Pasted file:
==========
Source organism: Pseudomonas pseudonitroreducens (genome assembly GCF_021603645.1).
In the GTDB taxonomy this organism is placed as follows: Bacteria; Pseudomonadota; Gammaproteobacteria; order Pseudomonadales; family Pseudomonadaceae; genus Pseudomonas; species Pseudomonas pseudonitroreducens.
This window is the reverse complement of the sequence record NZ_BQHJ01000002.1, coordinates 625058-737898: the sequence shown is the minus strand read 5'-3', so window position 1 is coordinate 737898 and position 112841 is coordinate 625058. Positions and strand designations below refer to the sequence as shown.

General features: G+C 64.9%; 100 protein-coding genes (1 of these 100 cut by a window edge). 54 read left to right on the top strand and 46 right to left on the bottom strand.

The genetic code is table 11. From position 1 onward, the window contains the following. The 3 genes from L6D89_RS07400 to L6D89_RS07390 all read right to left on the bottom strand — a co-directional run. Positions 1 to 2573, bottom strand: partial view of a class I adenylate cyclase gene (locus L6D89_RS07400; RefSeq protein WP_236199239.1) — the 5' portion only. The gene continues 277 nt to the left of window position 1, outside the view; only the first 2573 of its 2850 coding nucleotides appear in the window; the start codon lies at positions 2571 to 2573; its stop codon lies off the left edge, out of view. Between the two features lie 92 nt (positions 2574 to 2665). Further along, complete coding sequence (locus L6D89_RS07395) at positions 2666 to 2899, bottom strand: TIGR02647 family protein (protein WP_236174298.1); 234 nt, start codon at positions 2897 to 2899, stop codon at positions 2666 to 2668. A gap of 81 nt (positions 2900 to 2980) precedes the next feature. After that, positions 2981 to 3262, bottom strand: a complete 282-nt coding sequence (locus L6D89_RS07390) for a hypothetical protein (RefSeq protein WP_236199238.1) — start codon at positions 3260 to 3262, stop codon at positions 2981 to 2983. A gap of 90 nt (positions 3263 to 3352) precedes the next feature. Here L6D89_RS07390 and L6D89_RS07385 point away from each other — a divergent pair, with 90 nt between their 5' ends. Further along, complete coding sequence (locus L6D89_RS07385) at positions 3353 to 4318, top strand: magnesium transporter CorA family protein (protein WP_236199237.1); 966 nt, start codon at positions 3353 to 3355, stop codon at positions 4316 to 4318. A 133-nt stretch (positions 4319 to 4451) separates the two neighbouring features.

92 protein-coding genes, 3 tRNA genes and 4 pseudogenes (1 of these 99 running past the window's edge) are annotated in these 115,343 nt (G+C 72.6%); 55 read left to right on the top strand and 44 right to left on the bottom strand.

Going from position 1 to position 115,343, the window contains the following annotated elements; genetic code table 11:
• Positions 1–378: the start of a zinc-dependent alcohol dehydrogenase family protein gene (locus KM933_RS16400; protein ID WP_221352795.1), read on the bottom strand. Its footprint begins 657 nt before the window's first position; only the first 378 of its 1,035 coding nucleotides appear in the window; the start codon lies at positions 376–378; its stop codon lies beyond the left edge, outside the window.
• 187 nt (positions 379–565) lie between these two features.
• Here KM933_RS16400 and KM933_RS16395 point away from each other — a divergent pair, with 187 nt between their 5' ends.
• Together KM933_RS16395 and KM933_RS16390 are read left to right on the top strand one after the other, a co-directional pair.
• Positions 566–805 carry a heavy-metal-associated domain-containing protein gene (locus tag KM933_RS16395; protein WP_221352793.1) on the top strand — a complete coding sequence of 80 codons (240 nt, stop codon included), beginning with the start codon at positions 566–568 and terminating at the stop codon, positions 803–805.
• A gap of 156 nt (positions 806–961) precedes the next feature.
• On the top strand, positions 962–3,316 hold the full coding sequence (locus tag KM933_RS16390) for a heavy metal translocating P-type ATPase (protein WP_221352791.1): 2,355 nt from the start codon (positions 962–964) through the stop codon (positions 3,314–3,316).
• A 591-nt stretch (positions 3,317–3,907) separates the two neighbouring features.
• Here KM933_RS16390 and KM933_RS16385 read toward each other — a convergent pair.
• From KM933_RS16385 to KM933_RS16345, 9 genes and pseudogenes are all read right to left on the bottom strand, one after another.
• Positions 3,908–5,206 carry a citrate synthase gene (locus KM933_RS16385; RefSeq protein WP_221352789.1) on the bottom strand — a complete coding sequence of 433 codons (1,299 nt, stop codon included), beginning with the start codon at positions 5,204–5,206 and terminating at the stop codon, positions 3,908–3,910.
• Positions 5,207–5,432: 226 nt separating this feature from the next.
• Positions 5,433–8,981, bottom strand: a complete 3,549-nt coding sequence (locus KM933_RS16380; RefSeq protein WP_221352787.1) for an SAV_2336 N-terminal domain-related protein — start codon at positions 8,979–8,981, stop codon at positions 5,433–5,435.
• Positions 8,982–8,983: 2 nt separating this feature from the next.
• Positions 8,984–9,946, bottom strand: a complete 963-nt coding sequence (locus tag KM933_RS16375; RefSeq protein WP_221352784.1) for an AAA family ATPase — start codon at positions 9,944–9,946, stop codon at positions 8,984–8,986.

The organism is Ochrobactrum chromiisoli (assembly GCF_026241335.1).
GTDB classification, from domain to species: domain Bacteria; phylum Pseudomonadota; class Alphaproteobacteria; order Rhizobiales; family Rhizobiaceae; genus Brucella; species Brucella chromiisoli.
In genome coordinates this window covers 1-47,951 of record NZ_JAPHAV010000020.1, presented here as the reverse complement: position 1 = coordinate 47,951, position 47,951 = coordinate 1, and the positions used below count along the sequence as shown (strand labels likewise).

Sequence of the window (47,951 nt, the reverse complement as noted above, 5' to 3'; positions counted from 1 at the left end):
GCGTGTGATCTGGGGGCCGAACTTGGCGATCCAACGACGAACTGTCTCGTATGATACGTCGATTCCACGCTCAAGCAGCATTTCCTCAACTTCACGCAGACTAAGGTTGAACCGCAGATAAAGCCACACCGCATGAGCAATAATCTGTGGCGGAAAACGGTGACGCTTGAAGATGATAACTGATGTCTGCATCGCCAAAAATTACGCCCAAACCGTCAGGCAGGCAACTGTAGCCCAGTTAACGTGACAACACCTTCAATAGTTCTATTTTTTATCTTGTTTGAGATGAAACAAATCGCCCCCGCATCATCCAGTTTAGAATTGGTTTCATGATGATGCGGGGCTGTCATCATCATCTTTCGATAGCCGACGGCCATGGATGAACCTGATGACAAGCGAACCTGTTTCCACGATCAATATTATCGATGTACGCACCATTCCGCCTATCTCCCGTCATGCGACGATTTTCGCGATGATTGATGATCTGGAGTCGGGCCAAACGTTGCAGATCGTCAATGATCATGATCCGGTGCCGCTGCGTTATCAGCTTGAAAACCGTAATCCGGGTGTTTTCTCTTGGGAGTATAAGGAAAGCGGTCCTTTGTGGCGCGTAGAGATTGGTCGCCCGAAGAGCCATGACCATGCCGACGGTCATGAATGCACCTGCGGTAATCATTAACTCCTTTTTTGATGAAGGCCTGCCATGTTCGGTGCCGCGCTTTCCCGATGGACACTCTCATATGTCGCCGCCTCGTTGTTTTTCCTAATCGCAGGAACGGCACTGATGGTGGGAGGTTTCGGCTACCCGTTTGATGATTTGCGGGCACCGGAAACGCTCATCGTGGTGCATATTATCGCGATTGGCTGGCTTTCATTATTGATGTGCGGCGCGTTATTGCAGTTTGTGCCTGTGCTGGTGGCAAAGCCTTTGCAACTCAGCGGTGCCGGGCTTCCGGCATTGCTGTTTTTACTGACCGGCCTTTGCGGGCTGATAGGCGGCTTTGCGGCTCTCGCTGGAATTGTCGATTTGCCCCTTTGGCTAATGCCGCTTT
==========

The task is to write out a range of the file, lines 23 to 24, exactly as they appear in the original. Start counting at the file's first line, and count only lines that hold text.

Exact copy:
The organism is Ochrobactrum chromiisoli (assembly GCF_026241335.1).
GTDB classification, from domain to species: domain Bacteria; phylum Pseudomonadota; class Alphaproteobacteria; order Rhizobiales; family Rhizobiaceae; genus Brucella; species Brucella chromiisoli.